Siebe Gorman & Co Ltd v Barclays Bank Ltd

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Siebe Gorman & Co Ltd v Barclays Bank Ltd
Aa aerorlox1.jpg
A Siebe Gorman rebreather.
Court High Court of Justice
Citation(s) [1979] 2 Lloyd’s Rep 142
Court membership
Judge(s) sitting Slade J
Keywords
Floating charge

Siebe Gorman & Co Ltd v Barclays Bank Ltd [1979] 2 Lloyd’s Rep 142 is a UK insolvency law case, concerning the definition of a floating charge. It was an influential decision for many years, but is now outdated as authority in light of the House of Lords decision in Re Spectrum Plus Ltd.

Facts[edit]

Siebe Gorman, a diving equipment company, granted a debenture in favour of Barclays Bank to secure a loan. The document was expressed to create a ‘first fixed charge’ over all present and future book debts. It required Siebe Gorman to pay the proceeds of its book debts into a Barclays Bank account, and prohibited Siebe Gorman from creating any other charges on those book debts, or assigning the book debts to anyone else. So there was a prohibition on dealing with the book debts before collection of them. Barclays also had the right to obtain absolute control by giving notice, but that right was never exercised.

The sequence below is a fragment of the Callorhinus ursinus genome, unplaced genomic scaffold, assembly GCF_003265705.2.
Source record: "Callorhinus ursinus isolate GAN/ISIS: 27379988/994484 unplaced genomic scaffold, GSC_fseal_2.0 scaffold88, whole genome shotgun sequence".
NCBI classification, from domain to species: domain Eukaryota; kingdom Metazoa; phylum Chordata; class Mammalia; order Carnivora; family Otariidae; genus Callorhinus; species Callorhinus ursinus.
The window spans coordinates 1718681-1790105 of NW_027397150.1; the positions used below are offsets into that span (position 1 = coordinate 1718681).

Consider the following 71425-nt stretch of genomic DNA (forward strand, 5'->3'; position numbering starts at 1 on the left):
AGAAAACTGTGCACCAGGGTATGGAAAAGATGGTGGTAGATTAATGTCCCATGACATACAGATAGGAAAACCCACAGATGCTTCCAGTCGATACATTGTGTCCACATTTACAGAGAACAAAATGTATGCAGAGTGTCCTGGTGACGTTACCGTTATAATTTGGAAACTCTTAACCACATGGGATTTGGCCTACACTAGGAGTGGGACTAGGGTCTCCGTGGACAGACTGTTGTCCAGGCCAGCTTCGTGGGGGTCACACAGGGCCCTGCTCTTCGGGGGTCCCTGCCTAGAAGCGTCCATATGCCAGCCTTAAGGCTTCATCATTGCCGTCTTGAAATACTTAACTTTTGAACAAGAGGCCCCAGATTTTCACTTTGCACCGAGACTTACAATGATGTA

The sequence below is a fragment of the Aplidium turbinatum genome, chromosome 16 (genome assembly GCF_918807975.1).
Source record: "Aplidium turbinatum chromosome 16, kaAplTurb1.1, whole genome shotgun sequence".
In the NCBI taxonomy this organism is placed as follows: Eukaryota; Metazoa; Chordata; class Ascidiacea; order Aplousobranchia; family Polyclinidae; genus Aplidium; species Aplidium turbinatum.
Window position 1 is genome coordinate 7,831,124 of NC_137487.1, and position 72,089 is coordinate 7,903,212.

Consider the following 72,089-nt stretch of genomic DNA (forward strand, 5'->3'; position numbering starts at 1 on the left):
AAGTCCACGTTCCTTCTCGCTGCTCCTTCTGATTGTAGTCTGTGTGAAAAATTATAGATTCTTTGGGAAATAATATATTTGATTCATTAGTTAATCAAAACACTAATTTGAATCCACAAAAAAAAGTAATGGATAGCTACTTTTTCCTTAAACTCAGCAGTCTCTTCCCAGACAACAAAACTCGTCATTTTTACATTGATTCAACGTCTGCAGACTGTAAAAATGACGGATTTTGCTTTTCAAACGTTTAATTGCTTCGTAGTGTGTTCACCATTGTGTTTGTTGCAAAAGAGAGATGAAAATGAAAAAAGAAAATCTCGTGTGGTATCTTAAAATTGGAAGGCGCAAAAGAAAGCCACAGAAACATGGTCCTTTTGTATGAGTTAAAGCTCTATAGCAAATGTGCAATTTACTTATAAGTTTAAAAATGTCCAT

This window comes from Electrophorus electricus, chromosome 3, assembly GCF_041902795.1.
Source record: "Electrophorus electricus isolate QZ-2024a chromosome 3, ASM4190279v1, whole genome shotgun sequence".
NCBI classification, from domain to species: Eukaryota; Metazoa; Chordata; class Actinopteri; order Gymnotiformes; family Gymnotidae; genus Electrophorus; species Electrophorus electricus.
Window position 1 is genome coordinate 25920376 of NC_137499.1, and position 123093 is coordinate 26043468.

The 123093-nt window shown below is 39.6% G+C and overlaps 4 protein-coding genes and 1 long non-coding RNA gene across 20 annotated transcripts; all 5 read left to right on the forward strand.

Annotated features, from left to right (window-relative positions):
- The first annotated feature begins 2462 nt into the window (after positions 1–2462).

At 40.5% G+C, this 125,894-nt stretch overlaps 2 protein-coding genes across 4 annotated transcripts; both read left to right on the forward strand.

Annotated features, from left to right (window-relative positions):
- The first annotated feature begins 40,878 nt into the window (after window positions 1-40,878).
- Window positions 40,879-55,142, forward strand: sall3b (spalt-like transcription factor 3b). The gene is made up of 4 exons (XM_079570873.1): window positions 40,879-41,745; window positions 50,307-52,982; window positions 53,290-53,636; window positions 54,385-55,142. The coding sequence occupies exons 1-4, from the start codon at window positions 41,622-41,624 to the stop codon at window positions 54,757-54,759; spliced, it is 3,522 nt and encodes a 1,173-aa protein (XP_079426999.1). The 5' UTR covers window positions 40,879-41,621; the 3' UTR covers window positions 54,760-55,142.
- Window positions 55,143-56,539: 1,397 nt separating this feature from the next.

Judgment[edit]

Slade J held that it was a fixed charge. The restrictions on Siebe Gorman’s power gave the bank enough control to be inconsistent with being a floating charge.

Authority[edit]

Although the case remained good law for many years, it was doubted by the Privy Council in Re Brumark Investments Ltd [2001] UKPC 28, and then formally overruled by the House of Lords in Re Spectrum Plus Ltd [2005] UKHL 41.

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Notes[edit]

References[edit]

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